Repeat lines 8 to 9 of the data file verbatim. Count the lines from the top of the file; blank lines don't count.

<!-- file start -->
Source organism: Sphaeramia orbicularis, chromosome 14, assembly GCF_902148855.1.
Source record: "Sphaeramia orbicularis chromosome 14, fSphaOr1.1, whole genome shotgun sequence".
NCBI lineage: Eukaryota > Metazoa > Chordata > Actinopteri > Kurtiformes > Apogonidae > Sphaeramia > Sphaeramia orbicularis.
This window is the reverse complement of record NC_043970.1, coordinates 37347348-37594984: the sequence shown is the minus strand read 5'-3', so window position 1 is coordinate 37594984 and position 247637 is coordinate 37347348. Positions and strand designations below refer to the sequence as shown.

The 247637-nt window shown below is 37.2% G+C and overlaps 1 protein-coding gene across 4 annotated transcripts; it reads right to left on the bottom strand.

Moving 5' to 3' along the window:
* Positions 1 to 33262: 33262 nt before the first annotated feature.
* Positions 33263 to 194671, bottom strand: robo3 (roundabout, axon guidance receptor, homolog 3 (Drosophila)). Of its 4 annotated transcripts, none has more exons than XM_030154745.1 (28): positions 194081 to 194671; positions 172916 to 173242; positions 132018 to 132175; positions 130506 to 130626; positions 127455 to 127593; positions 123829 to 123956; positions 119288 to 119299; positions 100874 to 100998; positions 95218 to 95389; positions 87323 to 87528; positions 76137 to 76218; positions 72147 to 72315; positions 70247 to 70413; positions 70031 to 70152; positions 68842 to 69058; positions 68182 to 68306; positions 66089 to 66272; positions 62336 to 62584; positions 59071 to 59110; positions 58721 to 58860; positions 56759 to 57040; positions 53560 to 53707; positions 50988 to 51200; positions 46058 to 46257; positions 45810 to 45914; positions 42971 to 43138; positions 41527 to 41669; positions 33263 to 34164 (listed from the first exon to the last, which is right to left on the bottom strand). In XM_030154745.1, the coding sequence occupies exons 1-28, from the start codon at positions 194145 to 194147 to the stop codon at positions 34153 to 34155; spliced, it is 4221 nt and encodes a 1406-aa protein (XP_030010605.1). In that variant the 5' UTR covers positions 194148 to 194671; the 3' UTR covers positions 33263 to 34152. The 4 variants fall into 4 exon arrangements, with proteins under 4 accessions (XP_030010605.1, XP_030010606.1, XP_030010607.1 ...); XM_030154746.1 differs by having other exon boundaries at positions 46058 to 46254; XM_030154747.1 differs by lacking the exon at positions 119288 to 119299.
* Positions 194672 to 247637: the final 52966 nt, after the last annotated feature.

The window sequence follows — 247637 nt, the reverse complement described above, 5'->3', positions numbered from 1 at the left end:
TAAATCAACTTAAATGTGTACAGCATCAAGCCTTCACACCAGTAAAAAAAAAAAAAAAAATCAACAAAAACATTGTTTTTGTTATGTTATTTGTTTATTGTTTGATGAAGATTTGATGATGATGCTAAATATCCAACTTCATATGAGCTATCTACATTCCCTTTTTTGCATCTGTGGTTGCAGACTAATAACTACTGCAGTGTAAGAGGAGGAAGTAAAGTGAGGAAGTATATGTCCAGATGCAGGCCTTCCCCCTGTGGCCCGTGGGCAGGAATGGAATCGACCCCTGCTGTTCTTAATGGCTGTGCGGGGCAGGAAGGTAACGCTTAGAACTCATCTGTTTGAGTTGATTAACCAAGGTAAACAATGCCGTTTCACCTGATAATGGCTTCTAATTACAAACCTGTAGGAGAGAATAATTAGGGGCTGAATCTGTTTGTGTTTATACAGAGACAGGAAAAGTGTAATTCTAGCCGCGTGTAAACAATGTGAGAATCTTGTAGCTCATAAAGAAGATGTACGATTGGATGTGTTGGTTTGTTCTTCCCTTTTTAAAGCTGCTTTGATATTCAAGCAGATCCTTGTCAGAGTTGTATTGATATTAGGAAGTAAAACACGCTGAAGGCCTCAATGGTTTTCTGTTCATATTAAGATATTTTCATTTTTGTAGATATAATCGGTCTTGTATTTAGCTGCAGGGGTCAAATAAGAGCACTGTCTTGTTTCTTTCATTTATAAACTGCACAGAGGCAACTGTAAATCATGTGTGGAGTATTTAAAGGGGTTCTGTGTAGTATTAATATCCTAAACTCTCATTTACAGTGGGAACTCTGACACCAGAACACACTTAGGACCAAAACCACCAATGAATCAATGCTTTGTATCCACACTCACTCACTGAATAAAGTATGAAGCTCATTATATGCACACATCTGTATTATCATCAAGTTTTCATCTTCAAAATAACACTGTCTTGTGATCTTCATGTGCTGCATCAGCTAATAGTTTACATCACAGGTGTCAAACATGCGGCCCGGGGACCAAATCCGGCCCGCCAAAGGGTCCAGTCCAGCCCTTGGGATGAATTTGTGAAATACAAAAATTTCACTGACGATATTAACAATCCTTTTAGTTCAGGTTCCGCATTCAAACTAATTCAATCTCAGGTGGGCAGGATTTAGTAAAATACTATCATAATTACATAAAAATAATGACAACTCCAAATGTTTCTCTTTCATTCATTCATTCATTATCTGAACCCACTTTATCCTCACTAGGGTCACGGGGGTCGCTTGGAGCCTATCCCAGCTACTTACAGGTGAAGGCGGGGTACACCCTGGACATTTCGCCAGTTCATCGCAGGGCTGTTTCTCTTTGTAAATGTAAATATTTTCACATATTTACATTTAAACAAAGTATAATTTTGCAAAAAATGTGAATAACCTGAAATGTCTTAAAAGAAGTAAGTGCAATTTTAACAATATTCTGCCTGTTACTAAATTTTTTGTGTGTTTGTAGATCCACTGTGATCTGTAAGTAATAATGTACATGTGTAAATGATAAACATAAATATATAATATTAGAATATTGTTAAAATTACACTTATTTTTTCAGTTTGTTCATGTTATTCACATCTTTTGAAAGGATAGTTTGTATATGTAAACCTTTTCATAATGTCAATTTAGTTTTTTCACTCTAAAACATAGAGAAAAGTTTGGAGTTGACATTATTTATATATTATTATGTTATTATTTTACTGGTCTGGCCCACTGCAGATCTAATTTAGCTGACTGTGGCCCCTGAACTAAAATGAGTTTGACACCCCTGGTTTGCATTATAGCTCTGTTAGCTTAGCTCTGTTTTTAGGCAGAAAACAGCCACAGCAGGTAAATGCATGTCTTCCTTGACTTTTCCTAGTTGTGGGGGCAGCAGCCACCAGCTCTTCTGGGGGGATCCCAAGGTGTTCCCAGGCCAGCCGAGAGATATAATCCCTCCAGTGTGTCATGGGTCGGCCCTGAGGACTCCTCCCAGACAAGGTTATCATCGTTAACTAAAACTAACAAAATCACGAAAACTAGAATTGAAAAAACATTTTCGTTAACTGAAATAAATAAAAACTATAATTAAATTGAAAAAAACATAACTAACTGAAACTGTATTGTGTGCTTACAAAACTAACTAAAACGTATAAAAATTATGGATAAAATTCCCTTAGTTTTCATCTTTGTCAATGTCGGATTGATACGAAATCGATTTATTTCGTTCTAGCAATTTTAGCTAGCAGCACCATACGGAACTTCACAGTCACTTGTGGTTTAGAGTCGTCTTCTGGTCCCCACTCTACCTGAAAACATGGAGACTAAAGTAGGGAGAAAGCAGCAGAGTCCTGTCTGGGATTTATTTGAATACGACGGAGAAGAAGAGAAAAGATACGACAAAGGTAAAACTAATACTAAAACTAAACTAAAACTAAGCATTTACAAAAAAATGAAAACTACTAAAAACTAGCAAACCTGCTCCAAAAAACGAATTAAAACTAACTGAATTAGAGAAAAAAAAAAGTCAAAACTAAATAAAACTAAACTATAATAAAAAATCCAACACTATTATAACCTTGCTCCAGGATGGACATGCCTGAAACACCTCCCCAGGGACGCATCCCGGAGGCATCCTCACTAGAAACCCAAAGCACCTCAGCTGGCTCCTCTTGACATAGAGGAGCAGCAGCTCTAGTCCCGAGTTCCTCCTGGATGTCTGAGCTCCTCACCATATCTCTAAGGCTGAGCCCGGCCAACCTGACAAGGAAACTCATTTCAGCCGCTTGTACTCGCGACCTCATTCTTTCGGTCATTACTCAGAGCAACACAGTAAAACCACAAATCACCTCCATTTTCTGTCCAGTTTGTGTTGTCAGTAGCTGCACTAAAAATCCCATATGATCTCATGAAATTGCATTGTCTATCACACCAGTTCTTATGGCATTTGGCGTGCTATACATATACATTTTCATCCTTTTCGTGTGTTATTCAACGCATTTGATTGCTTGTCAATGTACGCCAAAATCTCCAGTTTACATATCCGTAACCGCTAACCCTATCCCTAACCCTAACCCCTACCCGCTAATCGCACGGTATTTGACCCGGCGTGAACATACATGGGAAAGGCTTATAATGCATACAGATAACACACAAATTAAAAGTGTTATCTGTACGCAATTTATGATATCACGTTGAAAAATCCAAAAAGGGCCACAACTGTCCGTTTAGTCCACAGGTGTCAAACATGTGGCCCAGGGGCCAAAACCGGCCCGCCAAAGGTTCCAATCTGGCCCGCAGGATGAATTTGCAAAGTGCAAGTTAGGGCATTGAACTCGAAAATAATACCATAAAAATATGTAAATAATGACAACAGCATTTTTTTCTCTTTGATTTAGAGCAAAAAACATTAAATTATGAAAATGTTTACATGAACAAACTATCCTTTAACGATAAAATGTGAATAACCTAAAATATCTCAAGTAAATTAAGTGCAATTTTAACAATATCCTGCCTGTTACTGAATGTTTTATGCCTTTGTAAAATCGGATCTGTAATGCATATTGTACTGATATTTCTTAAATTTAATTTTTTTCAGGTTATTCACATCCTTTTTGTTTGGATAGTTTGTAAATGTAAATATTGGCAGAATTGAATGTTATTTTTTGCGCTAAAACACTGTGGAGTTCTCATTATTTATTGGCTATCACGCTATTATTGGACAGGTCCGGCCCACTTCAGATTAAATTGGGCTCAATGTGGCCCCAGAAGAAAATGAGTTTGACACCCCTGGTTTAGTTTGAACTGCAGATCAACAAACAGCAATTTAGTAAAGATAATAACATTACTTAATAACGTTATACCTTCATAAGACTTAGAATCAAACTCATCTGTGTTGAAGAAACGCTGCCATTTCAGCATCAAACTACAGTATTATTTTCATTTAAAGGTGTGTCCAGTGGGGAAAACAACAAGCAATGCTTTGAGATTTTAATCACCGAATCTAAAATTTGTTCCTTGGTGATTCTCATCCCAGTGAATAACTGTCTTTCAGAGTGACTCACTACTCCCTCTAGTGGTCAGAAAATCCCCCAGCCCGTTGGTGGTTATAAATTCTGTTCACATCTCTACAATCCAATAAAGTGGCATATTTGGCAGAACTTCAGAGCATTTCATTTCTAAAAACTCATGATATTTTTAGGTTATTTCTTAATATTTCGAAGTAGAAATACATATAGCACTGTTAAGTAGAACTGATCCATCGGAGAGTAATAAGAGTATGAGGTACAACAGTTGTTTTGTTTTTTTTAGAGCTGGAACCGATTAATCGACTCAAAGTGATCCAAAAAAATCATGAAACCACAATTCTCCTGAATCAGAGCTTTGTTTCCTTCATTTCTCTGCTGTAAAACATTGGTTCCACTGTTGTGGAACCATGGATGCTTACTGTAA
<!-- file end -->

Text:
* Positions 33263 to 194671, bottom strand: robo3 (roundabout, axon guidance receptor, homolog 3 (Drosophila)). Of its 4 annotated transcripts, none has more exons than XM_030154745.1 (28): positions 194081 to 194671; positions 172916 to 173242; positions 132018 to 132175; positions 130506 to 130626; positions 127455 to 127593; positions 123829 to 123956; positions 119288 to 119299; positions 100874 to 100998; positions 95218 to 95389; positions 87323 to 87528; positions 76137 to 76218; positions 72147 to 72315; positions 70247 to 70413; positions 70031 to 70152; positions 68842 to 69058; positions 68182 to 68306; positions 66089 to 66272; positions 62336 to 62584; positions 59071 to 59110; positions 58721 to 58860; positions 56759 to 57040; positions 53560 to 53707; positions 50988 to 51200; positions 46058 to 46257; positions 45810 to 45914; positions 42971 to 43138; positions 41527 to 41669; positions 33263 to 34164 (listed from the first exon to the last, which is right to left on the bottom strand). In XM_030154745.1, the coding sequence occupies exons 1-28, from the start codon at positions 194145 to 194147 to the stop codon at positions 34153 to 34155; spliced, it is 4221 nt and encodes a 1406-aa protein (XP_030010605.1). In that variant the 5' UTR covers positions 194148 to 194671; the 3' UTR covers positions 33263 to 34152. The 4 variants fall into 4 exon arrangements, with proteins under 4 accessions (XP_030010605.1, XP_030010606.1, XP_030010607.1 ...); XM_030154746.1 differs by having other exon boundaries at positions 46058 to 46254; XM_030154747.1 differs by lacking the exon at positions 119288 to 119299.
* Positions 194672 to 247637: the final 52966 nt, after the last annotated feature.